What you should ask your marketing agency about GDPR

On the 25th May new data protection and privacy laws came into effect for all individuals living in the EU, but these laws have far-reaching implications around the globe.

The legal framework, known as the General Data Protection Regulation (GDPR), came after a four-year long preparation and debate, with the intent to give people more control over their personal data and ensure that all businesses operate on a level playing field[1].

There are hefty fines for companies that don’t comply, and although the laws were written for the EU, they’re still relevant for Australian businesses who offer goods or services in the EU, or have customers that fall under EU law (even if they’re living in Australia). Businesses who ignore these laws can face a fine of up to 20 million, or 4% of their worldwide annual turnover[2].

If you use a marketing agency or marketing automation platform to maintain and process customer data, you may want to review your current practices.

Here are five things you should ask your agency to make sure you’re in the clear:

1. What do our privacy policies look like?

Businesses often write their privacy policies in lengthy and complicated language, and publish them at the bottom of websites or in inconspicuous places. From now on, the GDPR insists that companies write their privacy policies in clear, straightforward language, and it may be something you want to think about too.

2. How do we ask our customers for their consent?

Hiding a request to use a customer’s details for marketing communication or statistical reporting is not an uncommon business practice. Sure, you may have included it in the terms and conditions, but who actually reads those longwinded legal documents? Silence doesn’t mean consent, and under the GDPR a user will need to give affirmative consent before their data can be used by any business.

3. Are we transparent about the purposes of data collection?

Up until now, businesses in Europe have been able to transfer data to other entities without any issues, as well as process data for purposes other than what was originally disclosed to the customer at the time of collection. With the GDPR now in effect, businesses in the EU are required to clearly inform the user about any transfers, and clearly define the purpose for data collection and processing.

4. Do we use algorithms to make decisions about our customers?

If so, then pay close attention. Prior to the GDPR, it hasn’t been necessary for businesses to disclose that they use algorithms based on personal data. Often customers have no idea that businesses are determining outcomes for their lives just with algorithms (think about when you ask for an insurance quote or apply for a loan and may be turned down because of non-contextual decisions made by algorithms, for example). Now EU businesses have to inform all users whether they use automated processes or not, and give them the option to contest it.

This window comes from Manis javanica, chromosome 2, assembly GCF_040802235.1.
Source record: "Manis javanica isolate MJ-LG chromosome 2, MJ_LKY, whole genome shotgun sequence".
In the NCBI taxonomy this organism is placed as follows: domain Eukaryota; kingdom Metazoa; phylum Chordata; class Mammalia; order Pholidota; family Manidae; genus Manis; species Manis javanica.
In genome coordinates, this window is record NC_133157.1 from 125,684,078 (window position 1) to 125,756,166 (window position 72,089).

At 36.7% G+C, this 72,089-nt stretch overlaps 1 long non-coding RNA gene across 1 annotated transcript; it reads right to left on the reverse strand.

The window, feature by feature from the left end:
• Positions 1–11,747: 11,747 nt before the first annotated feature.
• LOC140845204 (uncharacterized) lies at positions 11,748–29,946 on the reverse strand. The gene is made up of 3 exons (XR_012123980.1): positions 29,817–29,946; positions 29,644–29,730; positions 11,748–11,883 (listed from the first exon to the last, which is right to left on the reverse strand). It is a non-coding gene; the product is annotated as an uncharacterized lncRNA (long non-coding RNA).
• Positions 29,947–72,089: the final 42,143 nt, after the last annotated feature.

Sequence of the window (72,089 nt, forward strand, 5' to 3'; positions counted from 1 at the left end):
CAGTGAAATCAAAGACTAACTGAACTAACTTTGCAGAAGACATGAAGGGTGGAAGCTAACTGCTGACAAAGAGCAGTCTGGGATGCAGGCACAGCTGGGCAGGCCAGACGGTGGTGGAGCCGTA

5. What’s our process when customers ask for a copy of the personal data we have stored, or want to delete their records with us?

Often businesses do not let customers take their personal data and move it to a competitor, and it can be difficult for customers to ensure their data is completely erased. From now on, customers have more rights when it comes to personal information. Businesses have to let customers move their data to competitors and be prepared to erase that data entirely. Those customers may come back someday, but will need to be treated like new customers entirely.

Though these questions will get you thinking in the right direction, we haven’t covered all of the GDPR requirements and suggest you do some more research if you’re unsure of your legal obligations.

Overall the introduction of GDPR has established a global standard for companies operating in the digital age, and shone light on the importance of honesty and integrity between businesses and customers. Personal privacy is now the highest priority.

In Australia, a common misconception that has emerged is that adherence to Australian Privacy Principles will also cover GDPR compliance.  This is not the case.   There is certainly overlap in parts between the two frameworks, but there are areas where GDPR compliance is clearly more stringent.

If you need guidance implementing a marketing automation platform that complies with these laws and helps you manage your customer information more effectively, don’t hesitate to contact us today.

[1] https://ec.europa.eu/commission/priorities/justice-and-fundamental-rights/data-protection/2018-reform-eu-data-protection-rules_en

[2] https://ec.europa.eu/commission/sites/beta-political/files/data-protection-factsheet-changes_en.pdf